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Thebes: The Forgotten City of Ancient Greece

3.52  ·  Rating details ·  48 ratings  ·  16 reviews
Continuously inhabited for five millennia, and at one point the most powerful city in Ancient Greece, Thebes has been overshadowed by its better-known rivals, Athens and Sparta.
According to myth, the city was founded when Kadmos sowed dragon’s teeth into the ground and warriors sprang forth, ready not only to build the fledgling city but to defend it from all-comers. It w
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Hardcover, 448 pages
Published May 28th 2020 by Picador; Main Market edition
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Emma
Jun 09, 2020 rated it really liked it
Shelves: netgalley
Always a bridesmaid, never a bride... until now.

Thebes is the much neglected third in the Athens, Sparta, Thebes trio, critical to Ancient Greek politics and culture, but rarely taking centre stage, save perhaps in its role in Greek Tragedy. That's certainly where I first came to Thebes, with Oedipus and Antigone as my guides. Here Cartledge builds those foundations to offer a thorough exploration of the Thebes' history, despite the limitations of the Theban historical record. I don't know nearl
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Stephanie (Bookfever)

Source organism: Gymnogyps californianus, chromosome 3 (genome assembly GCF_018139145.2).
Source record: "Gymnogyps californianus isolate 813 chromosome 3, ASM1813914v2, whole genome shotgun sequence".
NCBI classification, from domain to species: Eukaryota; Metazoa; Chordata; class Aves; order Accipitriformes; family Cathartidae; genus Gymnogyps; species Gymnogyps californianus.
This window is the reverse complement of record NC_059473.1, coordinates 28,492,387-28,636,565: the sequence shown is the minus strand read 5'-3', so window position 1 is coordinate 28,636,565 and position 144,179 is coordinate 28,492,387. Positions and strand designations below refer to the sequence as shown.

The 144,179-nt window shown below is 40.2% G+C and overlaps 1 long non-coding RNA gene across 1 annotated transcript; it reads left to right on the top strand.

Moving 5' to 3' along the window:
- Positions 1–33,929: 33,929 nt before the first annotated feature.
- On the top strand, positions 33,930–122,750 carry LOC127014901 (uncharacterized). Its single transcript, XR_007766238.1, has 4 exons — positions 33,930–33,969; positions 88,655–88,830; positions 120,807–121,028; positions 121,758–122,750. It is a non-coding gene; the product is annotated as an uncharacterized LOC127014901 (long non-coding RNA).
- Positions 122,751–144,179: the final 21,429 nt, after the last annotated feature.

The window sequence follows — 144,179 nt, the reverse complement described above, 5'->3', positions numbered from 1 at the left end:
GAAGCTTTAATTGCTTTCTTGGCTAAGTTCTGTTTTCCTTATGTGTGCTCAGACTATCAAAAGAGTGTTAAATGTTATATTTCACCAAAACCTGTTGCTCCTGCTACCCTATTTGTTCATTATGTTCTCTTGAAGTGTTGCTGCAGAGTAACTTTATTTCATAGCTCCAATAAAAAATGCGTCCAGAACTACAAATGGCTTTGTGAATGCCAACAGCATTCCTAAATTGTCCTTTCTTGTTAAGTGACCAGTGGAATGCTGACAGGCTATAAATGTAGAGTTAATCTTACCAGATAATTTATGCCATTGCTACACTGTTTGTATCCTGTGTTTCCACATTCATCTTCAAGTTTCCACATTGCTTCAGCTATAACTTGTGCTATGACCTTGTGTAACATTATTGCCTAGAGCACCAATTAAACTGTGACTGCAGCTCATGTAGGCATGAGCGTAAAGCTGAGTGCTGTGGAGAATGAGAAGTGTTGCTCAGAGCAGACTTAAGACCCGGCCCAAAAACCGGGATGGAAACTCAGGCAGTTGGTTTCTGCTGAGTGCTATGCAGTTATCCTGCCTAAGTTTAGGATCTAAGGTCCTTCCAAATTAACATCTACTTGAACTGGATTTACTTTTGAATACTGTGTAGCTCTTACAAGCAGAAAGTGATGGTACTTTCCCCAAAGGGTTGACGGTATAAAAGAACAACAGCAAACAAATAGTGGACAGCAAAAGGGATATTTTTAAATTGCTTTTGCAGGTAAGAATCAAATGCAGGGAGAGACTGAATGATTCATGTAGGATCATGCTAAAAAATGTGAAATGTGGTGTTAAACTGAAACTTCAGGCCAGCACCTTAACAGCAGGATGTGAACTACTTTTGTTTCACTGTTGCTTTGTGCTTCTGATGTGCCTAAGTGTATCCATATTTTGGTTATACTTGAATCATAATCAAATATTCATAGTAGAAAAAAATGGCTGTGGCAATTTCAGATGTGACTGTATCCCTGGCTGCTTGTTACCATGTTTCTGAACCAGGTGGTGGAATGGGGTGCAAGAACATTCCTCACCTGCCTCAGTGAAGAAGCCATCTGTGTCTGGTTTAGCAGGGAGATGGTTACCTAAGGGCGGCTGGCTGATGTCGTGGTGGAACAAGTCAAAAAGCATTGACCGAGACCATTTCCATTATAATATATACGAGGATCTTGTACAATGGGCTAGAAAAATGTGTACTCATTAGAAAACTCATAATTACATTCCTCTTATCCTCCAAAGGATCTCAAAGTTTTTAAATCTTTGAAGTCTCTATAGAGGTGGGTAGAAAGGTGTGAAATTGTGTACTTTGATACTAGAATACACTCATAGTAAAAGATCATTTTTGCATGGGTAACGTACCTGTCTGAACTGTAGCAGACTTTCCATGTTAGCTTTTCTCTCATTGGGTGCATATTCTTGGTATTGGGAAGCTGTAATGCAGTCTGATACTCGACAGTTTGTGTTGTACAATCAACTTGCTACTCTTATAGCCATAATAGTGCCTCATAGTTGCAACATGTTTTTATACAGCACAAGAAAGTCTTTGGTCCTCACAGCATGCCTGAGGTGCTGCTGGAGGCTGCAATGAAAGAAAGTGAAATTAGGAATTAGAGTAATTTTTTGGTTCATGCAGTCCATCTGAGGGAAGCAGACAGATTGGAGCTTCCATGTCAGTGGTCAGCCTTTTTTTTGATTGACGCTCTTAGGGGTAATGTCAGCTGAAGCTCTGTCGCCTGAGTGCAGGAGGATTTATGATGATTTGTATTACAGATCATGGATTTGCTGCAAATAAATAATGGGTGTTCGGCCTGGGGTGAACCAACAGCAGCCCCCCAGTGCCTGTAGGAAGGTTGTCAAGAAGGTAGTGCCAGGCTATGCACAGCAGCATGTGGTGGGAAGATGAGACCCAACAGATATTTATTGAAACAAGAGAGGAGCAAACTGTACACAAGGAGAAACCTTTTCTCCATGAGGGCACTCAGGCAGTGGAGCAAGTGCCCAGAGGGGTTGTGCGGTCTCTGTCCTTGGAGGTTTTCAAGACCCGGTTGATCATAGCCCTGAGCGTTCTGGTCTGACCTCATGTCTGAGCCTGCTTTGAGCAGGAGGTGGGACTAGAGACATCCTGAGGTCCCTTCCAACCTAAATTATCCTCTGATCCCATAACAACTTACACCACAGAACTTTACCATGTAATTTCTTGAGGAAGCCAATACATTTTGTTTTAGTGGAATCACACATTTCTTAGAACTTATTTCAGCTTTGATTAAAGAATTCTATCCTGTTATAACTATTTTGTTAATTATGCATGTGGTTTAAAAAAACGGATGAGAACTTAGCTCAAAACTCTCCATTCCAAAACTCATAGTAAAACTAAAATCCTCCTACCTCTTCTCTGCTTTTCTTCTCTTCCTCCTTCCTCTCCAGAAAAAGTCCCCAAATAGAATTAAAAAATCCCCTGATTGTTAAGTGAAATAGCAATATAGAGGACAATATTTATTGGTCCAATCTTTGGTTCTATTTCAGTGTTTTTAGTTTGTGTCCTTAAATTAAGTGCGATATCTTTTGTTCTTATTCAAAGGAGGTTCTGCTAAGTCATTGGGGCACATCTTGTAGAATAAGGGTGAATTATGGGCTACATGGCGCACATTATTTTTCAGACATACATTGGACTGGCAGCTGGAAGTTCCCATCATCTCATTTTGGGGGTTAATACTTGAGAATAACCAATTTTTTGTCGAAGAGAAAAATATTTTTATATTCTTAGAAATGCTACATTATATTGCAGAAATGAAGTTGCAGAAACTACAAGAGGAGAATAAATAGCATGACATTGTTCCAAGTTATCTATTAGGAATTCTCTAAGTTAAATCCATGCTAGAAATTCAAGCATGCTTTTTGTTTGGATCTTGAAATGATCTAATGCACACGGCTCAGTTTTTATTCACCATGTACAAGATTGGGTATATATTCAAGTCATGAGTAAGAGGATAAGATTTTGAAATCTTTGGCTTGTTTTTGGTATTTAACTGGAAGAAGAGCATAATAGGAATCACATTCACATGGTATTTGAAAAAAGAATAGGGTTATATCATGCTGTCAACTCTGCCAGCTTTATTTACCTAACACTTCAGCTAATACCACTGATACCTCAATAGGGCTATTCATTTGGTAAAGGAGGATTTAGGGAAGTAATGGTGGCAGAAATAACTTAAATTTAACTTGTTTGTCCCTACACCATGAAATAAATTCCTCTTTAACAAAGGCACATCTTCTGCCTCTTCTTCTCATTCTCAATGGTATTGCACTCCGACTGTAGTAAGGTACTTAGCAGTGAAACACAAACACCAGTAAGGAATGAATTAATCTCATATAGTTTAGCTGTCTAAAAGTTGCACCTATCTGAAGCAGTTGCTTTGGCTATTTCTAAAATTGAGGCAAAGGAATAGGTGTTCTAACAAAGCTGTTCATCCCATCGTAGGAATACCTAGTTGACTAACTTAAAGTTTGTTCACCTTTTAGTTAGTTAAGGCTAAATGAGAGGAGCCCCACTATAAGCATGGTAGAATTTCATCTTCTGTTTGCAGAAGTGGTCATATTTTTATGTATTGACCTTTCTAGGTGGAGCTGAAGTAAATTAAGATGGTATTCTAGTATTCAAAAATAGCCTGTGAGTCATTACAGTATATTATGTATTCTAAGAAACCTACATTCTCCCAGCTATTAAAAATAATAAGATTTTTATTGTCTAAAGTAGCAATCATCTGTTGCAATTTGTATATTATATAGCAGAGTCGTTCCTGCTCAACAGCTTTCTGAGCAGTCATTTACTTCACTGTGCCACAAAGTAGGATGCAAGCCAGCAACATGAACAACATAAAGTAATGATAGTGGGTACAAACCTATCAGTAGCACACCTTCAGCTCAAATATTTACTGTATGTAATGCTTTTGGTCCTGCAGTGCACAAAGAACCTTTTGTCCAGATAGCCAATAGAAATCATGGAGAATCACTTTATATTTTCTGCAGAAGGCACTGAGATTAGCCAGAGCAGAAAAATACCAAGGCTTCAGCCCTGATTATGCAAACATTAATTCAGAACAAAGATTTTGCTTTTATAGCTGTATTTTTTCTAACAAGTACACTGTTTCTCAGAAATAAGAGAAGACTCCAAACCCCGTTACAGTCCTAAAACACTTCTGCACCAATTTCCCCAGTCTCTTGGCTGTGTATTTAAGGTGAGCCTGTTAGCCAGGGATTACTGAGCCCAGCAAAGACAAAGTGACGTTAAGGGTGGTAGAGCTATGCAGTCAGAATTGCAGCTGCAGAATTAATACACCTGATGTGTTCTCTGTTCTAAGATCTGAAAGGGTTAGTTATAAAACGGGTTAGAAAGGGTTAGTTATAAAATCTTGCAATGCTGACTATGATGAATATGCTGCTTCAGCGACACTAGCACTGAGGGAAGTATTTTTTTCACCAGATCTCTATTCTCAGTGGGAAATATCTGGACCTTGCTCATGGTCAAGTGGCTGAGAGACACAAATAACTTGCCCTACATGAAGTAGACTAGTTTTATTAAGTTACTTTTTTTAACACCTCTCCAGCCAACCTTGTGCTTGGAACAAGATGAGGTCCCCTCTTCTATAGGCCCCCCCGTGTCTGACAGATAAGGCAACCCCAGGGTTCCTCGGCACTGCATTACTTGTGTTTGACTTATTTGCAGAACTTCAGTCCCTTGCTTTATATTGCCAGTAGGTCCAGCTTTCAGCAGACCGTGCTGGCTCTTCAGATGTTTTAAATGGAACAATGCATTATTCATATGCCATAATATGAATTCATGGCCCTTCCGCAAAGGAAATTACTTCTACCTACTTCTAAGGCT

First of all, wow… I read this book in only three days which is pretty damn for me with a 320 page nonfiction about ancient Greece. Sure, it isn’t the longest book I’ve ever read but the topic is a rather heavy and complex one so finishing it this fast actually surprised me.

Paul Cartledge covers a lot of ground with this latest new book of his. From pre-history to classical Thebes (don’t confuse it with the Egyptian city of the same name) to the downfall and a lot more in between and after. I di
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Christopher
Oct 17, 2020 rated it really liked it  ·  review of another edition
Shelves: nonfiction
Why waste your time with euphoric fedora wearing Athens (virgin) or edgy spiked collar Sparta (also virgin) when you can ride the homo rainbow to Chad Thebes?
Veronica Marshall
Thebes By Paul Cartledge gets three stars because it will go on to a deep detailed explanation great right? Then it will say we will put this on pause and come back to this another time. It jumps around a lot back and forth alot which can get quite confusing to the reader at least me. I'm a huge fan of greek and roman history and myths and comparatives so that's why it gets still a good rating. ( actually it would be 3.5) Since I don't mind the academic feeling of books. This arc was given to me ...more
Todd
I received an ARC in a goodreads giveaway. This was a well researched book on a location in Greece of both historical and mythological significance: Thebes. For a small book it’s packed full of details. I don’t have much knowledge of this location or time period and couldn’t help but think I might have gotten more out of the book if I had. It didn’t read like a book for a general audience, but instead an academic one already at least somewhat versed in history. Though in general an interesting t ...more